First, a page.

Not all children are born to married parents. Sometimes a child is born to parents who are in a committed relationship with one another but are not married. Other times the child’s parents ended their relationship before the child’s birth and are no longer together. This can cause issues with regards to child support and visitation rights. Specifically, before an unmarried mother can pursue child support from the child’s other parent or the child’s other parent can pursue visitation rights, paternity must be established.
Why is establishing paternity so crucial to a child’s well-being?
Establishing paternity is the first step towards obtaining child support for the care of the child. It costs money to raise a child, and children deserve to have the financial support of both parents. Once paternity is established, the child’s mother can pursue child support from the child’s father.
In addition, the child’s father may want to have visitation time with the child even though he and the child’s mother are no longer in a relationship with one another. A father can only pursue these rights after paternity has been established. Absent instances of neglect or abuse, children generally benefit from have a relationship with both parents.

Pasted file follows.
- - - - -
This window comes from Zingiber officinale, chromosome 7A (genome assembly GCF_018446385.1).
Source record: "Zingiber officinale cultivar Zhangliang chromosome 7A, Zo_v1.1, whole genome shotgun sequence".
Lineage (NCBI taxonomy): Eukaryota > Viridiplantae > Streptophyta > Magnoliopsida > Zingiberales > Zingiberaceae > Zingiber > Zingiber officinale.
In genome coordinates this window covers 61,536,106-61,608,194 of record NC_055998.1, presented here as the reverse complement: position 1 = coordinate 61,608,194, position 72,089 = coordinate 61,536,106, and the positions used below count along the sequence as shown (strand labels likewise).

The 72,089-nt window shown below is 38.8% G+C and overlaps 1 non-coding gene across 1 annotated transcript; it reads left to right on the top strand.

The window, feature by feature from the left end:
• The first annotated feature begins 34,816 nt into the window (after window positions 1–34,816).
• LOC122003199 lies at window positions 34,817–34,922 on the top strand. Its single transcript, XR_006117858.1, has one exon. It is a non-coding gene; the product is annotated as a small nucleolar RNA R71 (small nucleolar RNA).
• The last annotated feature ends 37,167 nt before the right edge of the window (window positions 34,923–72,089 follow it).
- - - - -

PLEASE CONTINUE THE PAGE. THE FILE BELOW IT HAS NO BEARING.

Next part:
Also, when a child knows the identity of both parents, it gives them a sense of identity and belonging. Establishing paternity also gives a child the benefit of being on their parent’s health and life insurance and it gives a child inheritance rights. Establishing paternity is also helpful if a child has health problems and needs to know both parents’ medical histories.
How can paternity be established in Michigan?
If a child’s parents are unmarried at the time of the child’s birth, there are two options for establishing paternity. Unmarried parents can voluntarily establish paternity by filling out a form at the hospital that states they agree the man is the child’s biological father for all legal purposes. If there is a paternity dispute, the child’s mother and the purported father can go to court to sort out the matter. Generally, the court will order a DNA test to determine if the purported father is the child’s biological father.
Establishing paternity is necessary for unmarried mothers who want to pursue child support and unmarried fathers who want to pursue visitation. But it is the child who benefits the most from establishing paternity, as it allows the child to have the financial support and relationships necessary to grow and thrive.